SCYJ response to Justice Select Committee inquiry on court reform

SCYJ responded to the Justice Select Committee inquiry into the Access to Justice impacts of courts and tribunals reform.

Our response focuses on the HMCTS Reform Programme in the criminal courts as it affects child defendants, especially on the use of video links and online pleas.

We believe the use of video links and online pleas, along with the closure of courts, will negatively impact access to justice for children in trouble with the law. We are concerned by the approach taken by HMCTS, such as the lack of research, impact assessment, information sharing, public consultation and stakeholder engagement on key elements of the reform programme. When the programme began there appeared to be a complete lack of consideration of the needs of children as a distinct and vulnerable group, although we believe they are now taking some steps to address this.

Read our response here.

, ,

SCYJ welcomes new members in 2019

The SCYJ has welcomed four new organisations as members in early 2019: Street Doctors, Safer London Foundation, Centrepoint and the Justice Studio.

StreetDoctors is a charity that changes the lives of high risk young people by giving them the skills they need to deliver life-saving first aid. They use first aid as a tool to educate and empower young people, giving them the confidence and a sense of responsibility for their actions, helping to change their attitude towards violence. More information here.

Safer London is the leading London charity working to prevent and address gang violence, vulnerability and sexual exploitation. They provide needs led intensive support, early intervention and mentoring through our extensive, pan London services. You can find out more here.

Centrepoint is the UK’s leading youth homelessness charity. Together with their partners, they support more than 10,000 homeless young people each year. Centrepoint help vulnerable young people by giving them the practical and emotional support they need to find a job and live independently. More information here.

The Justice Studio provide intelligence services to enable unions of nations, governments, and not-for-profit organisations better promote social justice. Their objective is to champion the rights and voices of their clients’ beneficiaries, including children and young people, those in the criminal justice system and those facing discrimination or inequitable situations. You can find out more here.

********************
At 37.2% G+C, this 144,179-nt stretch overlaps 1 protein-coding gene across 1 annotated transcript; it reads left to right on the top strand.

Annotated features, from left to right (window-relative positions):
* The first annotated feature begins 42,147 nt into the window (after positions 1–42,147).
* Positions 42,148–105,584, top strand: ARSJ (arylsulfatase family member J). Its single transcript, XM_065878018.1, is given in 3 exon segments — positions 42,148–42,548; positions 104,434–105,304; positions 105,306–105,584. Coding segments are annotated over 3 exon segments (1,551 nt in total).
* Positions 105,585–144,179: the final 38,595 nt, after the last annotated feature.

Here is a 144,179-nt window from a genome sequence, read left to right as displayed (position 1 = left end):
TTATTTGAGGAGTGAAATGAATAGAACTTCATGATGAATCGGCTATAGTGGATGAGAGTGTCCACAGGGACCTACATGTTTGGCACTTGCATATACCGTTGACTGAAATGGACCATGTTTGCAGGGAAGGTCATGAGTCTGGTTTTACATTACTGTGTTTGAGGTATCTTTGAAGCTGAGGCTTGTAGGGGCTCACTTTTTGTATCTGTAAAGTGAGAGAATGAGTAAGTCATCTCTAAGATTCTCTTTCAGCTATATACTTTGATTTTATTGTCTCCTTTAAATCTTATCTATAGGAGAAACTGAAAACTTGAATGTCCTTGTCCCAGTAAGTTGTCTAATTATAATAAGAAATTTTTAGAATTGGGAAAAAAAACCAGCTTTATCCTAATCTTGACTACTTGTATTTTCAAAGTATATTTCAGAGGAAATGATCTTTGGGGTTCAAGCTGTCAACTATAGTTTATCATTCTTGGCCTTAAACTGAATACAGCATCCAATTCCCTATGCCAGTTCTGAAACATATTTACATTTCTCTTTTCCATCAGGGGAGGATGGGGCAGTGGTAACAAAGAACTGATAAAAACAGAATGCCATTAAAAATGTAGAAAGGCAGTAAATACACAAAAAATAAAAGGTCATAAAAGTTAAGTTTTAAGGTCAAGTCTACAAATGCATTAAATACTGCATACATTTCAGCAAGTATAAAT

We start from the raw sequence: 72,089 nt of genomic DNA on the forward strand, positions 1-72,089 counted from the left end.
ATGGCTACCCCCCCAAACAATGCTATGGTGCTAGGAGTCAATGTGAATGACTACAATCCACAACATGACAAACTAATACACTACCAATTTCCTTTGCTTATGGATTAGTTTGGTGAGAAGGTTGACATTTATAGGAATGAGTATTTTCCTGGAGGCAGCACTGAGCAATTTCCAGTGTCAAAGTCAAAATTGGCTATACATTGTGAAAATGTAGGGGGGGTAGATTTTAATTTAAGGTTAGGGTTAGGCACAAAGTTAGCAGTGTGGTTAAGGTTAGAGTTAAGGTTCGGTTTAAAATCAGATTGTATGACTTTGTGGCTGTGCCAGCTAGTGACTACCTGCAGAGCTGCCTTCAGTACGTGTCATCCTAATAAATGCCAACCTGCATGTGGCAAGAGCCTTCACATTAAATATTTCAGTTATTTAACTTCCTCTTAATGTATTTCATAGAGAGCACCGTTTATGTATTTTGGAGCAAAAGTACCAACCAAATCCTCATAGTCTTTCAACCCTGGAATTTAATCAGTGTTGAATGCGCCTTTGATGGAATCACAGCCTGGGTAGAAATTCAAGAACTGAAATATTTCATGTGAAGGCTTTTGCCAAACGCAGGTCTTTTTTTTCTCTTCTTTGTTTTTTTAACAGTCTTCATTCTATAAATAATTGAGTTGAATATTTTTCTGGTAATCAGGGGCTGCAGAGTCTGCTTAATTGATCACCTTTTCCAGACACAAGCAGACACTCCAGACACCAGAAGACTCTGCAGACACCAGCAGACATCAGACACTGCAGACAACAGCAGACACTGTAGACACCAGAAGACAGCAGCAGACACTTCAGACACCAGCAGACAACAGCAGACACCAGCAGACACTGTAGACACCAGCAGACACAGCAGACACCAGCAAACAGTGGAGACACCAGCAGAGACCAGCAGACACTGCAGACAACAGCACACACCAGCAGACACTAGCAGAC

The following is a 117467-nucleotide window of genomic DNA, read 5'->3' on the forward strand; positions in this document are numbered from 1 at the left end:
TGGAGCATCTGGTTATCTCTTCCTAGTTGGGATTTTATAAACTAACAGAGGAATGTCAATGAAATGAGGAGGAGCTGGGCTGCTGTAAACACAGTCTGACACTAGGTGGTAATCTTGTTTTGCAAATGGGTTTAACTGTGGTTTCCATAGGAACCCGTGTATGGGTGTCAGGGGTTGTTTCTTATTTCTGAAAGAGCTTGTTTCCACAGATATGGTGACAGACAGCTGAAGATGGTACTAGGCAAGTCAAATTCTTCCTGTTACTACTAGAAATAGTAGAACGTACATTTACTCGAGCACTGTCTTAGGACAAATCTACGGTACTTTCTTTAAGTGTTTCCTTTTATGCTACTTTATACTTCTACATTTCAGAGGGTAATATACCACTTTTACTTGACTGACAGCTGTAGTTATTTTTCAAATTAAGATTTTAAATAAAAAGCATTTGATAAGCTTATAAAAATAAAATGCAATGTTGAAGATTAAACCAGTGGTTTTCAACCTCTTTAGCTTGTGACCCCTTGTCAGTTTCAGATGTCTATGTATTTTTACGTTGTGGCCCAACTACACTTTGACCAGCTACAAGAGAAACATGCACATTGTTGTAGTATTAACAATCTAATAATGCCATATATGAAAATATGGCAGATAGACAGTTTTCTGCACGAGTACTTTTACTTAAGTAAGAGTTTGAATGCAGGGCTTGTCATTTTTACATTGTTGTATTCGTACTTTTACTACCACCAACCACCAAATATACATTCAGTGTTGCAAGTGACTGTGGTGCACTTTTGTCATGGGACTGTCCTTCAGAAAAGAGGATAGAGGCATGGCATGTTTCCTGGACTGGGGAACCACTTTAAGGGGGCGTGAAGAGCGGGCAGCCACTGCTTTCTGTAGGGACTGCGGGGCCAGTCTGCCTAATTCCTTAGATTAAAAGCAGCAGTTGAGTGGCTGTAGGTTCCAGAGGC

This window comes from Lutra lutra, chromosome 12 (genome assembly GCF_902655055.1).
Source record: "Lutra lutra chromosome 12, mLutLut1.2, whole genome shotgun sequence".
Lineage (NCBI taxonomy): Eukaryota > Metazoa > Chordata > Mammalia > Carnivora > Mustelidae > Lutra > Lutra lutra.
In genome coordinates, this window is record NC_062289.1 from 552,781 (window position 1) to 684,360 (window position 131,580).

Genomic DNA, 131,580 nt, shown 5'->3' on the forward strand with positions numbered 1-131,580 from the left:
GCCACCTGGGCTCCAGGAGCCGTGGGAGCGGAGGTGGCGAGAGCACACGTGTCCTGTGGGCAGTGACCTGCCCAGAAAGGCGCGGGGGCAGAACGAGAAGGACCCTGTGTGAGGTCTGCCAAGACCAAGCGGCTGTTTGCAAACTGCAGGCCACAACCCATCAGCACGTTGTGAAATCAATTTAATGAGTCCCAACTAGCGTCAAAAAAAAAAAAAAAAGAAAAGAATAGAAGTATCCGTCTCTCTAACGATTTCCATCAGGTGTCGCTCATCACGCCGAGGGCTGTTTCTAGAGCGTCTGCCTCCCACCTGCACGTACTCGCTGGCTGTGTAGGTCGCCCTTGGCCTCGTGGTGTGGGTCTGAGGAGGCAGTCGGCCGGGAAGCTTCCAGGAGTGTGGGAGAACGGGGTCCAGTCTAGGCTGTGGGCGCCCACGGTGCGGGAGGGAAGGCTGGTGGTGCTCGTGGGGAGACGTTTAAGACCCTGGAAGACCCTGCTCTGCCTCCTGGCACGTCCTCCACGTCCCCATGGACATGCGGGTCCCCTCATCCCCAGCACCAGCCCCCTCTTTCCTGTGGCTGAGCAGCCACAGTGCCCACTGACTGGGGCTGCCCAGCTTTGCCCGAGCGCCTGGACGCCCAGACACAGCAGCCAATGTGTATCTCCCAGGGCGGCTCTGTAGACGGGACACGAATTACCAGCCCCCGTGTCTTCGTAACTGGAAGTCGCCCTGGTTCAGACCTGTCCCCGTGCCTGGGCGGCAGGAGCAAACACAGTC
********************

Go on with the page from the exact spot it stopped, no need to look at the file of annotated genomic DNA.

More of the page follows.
The SCYJ and our existing members look forward to collaborating with these organisations to promote more effective responses to children in trouble with the law.

Childhood criminal records: recent developments

Following a long-awaited judgment by the Supreme Court, cross-party parliamentary support for changes to the childhood criminal records system has been refocused.

Government loses criminal records disclosure case Supreme Court appeal – On Wednesday 30th January the Supreme Court handed down its judgment on the landmark criminal record disclosure case, announcing that the Government lost their appeal. The Judges ruled that the current disclosure system is disproportionate in two ways: by requiring disclosure of more than one convictions even if they were minor, and by failing to distinguish between warnings and reprimands issued to children, as opposed to convictions. The Government must now reform the system in line with the judgment.

SCYJ members Unlock and Just for Kids Law, who have been involved in the case, welcomed the announcement, issuing statements on their websites.

Following the judgment, SCYJ held a parliamentary roundtable hosted by David Lammy MP on the need to improve the childhood criminal record system, looking beyond the issues covered by the court case and examining the flaws that run deep throughout the current regime. The meeting heard from organisations and MPs who have been instrumental in the work towards these improvements and discussed the next steps to work together to achieve a system that promotes the rehabilitation and reintegration of children in trouble with the law.

Westminster Hall Debate – On Thursday 28th March MPs debated the Justice Select Committee inquiry report on disclosure of childhood criminal records. Chair of the Committee, Bob Neill, paid tribute to SCYJ and SCYJ member Unlock during his opening remarks, and other MPs highlighted our work during the debate. Youth Justice Minister Edward Argar stated he considers SCYJ’s input very carefully. Overall there was widespread agreement of the need for reform of the criminal record system. Neill has also written to Justice Secretary David Gauke asking what steps he is taking to ensure that the Disclosure and Barring Service suspends without delay the elements of the current regime deemed unlawful by the Supreme Court, and how and when he proposes to review the regime. Gauke responded that the MoJ and Home Office are considering the Supreme Court’s judgment and will respond once they have agreed next steps.